Neither book nor film, as many writers from Appalachia and other small towns in America have pointed out, reflect the region or a precise vision of the economic struggle in the United States. In fact, the film barely portrays the Appalachians (or at least, Vance’s laudatory white Scottish-Irish population), except for its opening scenes. Aside from the scenes of Vance’s girlfriend in New Haven, and her struggles with unrealistic and incurable Yale elites at the start of the film, the majority of Hillbilly Elegy is set in Middletown, a small town of about 50,000 people in the middle. road between Cincinnati and Dayton in the south. western Ohio.

Middletown certainly struggled with the decline in manufacturing jobs in the 1970s and 1980s, and the 2008 recession, which secretly and unmentioned the double deadlines (Vance’s childhood in the late 90s and his homecoming in 2011) to Hillbilly Elegy. . It is neither rural nor Appalachia, but a place that swirls in and out of vague classifications in America, much like the oft-evangelized “middle class” that increasingly exists, at least in the form of stability and of upward mobility that we suppose to represent. Middletown is, like its name, a float, too big for a small town and not quite a town, a category notoriously hard to pin down on TV and movies, but really a real place with real people. (While part of Hillbilly Elegy was shot in Ohio, the majority of Middletown’s scenes were shot in Georgia, where tax breaks made the state stand in for the non-coastal United States.)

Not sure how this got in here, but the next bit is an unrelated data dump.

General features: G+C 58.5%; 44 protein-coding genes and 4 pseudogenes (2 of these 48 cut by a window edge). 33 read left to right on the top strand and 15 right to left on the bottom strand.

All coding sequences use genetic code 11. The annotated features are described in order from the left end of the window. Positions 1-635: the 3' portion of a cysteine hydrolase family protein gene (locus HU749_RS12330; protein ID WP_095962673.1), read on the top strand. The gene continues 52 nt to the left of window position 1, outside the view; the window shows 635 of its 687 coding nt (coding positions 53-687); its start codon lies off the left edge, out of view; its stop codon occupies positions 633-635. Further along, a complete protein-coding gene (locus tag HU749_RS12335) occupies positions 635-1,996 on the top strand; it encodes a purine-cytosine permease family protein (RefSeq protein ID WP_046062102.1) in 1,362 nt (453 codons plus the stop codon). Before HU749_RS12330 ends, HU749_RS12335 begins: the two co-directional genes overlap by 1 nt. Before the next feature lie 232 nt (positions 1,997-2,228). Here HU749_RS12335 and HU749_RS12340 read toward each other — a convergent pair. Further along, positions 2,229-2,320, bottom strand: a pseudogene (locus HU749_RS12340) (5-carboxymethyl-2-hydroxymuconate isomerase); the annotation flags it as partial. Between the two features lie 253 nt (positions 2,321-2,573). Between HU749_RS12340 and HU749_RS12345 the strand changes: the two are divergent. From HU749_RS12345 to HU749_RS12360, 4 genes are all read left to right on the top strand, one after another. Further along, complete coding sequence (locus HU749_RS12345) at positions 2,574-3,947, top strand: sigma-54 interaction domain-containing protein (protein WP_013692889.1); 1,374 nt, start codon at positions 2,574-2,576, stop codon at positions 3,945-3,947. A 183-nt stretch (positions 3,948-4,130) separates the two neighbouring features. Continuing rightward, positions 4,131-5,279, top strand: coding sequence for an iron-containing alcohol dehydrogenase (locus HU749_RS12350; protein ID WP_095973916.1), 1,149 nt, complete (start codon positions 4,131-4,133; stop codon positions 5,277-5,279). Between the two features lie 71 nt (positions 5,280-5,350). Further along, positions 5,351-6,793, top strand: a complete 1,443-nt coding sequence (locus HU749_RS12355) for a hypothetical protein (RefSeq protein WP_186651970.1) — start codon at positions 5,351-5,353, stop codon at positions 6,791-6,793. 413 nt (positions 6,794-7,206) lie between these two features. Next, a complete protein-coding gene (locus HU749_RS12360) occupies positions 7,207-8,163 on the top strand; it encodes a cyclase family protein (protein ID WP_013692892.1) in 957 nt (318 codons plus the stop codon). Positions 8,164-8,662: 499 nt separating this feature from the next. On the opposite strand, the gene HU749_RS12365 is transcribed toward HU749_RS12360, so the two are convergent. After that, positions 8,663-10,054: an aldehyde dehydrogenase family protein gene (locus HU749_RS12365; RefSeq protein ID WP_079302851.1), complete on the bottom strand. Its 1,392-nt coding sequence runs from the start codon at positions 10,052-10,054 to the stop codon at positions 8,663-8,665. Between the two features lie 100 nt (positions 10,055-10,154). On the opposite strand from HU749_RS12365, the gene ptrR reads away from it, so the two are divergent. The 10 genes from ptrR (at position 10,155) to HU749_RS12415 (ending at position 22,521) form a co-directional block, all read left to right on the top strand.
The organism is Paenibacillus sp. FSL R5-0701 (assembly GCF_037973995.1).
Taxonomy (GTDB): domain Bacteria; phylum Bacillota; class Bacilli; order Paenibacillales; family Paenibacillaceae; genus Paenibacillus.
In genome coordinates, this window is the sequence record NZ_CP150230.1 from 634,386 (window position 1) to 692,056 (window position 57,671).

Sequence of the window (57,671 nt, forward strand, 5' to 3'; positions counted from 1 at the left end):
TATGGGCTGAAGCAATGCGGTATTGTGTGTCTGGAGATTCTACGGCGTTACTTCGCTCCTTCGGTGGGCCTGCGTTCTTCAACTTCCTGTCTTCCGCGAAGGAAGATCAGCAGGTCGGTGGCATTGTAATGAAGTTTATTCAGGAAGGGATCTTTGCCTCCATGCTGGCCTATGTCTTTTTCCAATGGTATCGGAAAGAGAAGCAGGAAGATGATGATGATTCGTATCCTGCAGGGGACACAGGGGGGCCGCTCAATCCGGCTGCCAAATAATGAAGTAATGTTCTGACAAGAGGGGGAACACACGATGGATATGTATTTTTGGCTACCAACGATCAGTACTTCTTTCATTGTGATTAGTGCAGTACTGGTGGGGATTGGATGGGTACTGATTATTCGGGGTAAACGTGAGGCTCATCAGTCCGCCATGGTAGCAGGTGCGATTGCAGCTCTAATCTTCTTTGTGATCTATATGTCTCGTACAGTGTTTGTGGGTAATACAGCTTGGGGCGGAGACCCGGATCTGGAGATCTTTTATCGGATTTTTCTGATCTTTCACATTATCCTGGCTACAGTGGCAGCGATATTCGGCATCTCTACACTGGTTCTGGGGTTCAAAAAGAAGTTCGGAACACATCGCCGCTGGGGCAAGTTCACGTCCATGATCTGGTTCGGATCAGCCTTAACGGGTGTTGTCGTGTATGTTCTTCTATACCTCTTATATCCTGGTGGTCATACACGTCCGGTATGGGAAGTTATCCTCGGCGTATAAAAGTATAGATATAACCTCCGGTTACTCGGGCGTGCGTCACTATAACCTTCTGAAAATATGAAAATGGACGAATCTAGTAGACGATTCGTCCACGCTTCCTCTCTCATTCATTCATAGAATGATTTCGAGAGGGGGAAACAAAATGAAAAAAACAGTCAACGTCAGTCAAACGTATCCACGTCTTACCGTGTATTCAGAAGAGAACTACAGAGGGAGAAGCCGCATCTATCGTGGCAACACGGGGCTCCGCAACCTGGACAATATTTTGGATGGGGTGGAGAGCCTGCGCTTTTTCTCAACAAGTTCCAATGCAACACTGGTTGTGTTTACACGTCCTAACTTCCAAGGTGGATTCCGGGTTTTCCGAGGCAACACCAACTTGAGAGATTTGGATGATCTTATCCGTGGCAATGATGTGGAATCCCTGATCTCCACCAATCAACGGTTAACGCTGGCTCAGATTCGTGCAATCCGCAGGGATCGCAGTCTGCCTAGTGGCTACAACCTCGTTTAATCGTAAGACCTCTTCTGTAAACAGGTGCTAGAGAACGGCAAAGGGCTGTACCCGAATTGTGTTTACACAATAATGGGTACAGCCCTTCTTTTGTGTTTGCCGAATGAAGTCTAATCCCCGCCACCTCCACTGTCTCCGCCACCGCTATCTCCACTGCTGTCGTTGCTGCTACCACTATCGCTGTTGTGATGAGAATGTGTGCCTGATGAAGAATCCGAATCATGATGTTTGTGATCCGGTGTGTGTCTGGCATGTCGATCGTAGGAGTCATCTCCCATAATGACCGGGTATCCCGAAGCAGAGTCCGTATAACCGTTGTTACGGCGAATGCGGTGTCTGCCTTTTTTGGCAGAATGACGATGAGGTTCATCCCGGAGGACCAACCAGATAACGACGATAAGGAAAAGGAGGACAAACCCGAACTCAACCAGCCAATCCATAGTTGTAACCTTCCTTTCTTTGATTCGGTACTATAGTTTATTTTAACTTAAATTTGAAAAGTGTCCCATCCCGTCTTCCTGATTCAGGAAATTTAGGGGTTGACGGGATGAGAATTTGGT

Haley Bennett, Gabriel Basso and Amy Adams in Hillbilly Elegy. Photographie: Lacey Terrell / AP

Vance’s book told a story of Middletown in decline that was partly true; it would be difficult to raise a family of five and pay college today on a single postal service salary, as my grandmother’s family did in Middletown in the 1930s and 1940s (with the help, as with so many white families back then, from the GI Bill). Then again, this is difficult all over America today, as what is left of the middle class is being drained by student loans, other debt, and / or medical bills. None of this is directly discussed in the film, and it is streamlined in the book into a conservative argument of personal responsibility and the “hillbilly” cultural issue. But this interest in “understanding” the “real” America, both hazy concepts that crumble on inspection, and having answers for Trump served on a platter, sanitized by racism, systemic injustices or capitalism extractive, certainly informed the general interest in the book. and the film, and the charity readings of the film (see: positive review by conservative ghoul Ben Shapiro, retweeted by Howard as part of the promotion of his film).

Hillbilly Elegy might have been predisposed to be a bad movie, but there is clearly an audience for a movie set in a real location, in recent time, that captures an aspect of the country outside of the big cities, a portrayal of the strange hybrid America in which you can be both middle class and financially precarious for years, in which gentrification and decay, progress and regression coexist and oppose. There are great films to be made in and about the Appalachians or the Middletowns of America. I’d even watch a better Hillbilly Elegy, one that captures the fun, everyday fun between cartoonish fights, as suggested by a series of photos and home videos that accompany the credits. But this Hillbilly Elegy, with her Oscar bait and her road to nowhere, is just the terrible endpoint of a deceptive and superficial reflection.